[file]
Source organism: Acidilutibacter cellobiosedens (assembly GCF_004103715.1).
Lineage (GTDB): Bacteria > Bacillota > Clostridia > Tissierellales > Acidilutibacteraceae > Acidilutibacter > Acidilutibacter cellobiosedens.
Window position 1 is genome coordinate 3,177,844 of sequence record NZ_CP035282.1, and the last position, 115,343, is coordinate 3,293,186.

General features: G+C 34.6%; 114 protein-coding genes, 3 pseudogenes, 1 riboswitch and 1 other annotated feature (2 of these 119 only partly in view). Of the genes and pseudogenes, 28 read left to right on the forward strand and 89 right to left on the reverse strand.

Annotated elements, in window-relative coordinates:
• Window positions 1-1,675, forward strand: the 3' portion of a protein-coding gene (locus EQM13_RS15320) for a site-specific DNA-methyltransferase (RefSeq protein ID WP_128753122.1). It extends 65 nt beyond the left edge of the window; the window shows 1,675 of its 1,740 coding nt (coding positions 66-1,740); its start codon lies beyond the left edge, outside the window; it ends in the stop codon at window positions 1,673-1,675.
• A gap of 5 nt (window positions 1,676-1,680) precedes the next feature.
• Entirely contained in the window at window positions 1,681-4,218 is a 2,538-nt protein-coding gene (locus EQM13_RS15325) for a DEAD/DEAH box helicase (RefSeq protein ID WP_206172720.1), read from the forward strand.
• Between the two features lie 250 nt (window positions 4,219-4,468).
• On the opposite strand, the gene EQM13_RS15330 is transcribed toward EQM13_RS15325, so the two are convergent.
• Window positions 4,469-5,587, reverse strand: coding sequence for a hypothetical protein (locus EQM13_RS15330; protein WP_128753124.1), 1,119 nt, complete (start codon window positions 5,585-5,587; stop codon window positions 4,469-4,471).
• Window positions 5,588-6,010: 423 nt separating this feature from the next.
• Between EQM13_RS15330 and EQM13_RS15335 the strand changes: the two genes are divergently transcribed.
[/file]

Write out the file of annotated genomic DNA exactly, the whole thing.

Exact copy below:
Source organism: Acidilutibacter cellobiosedens (assembly GCF_004103715.1).
Lineage (GTDB): Bacteria > Bacillota > Clostridia > Tissierellales > Acidilutibacteraceae > Acidilutibacter > Acidilutibacter cellobiosedens.
Window position 1 is genome coordinate 3,177,844 of sequence record NZ_CP035282.1, and the last position, 115,343, is coordinate 3,293,186.

General features: G+C 34.6%; 114 protein-coding genes, 3 pseudogenes, 1 riboswitch and 1 other annotated feature (2 of these 119 only partly in view). Of the genes and pseudogenes, 28 read left to right on the forward strand and 89 right to left on the reverse strand.

Annotated elements, in window-relative coordinates:
• Window positions 1-1,675, forward strand: the 3' portion of a protein-coding gene (locus EQM13_RS15320) for a site-specific DNA-methyltransferase (RefSeq protein ID WP_128753122.1). It extends 65 nt beyond the left edge of the window; the window shows 1,675 of its 1,740 coding nt (coding positions 66-1,740); its start codon lies beyond the left edge, outside the window; it ends in the stop codon at window positions 1,673-1,675.
• A gap of 5 nt (window positions 1,676-1,680) precedes the next feature.
• Entirely contained in the window at window positions 1,681-4,218 is a 2,538-nt protein-coding gene (locus EQM13_RS15325) for a DEAD/DEAH box helicase (RefSeq protein ID WP_206172720.1), read from the forward strand.
• Between the two features lie 250 nt (window positions 4,219-4,468).
• On the opposite strand, the gene EQM13_RS15330 is transcribed toward EQM13_RS15325, so the two are convergent.
• Window positions 4,469-5,587, reverse strand: coding sequence for a hypothetical protein (locus EQM13_RS15330; protein WP_128753124.1), 1,119 nt, complete (start codon window positions 5,585-5,587; stop codon window positions 4,469-4,471).
• Window positions 5,588-6,010: 423 nt separating this feature from the next.
• Between EQM13_RS15330 and EQM13_RS15335 the strand changes: the two genes are divergently transcribed.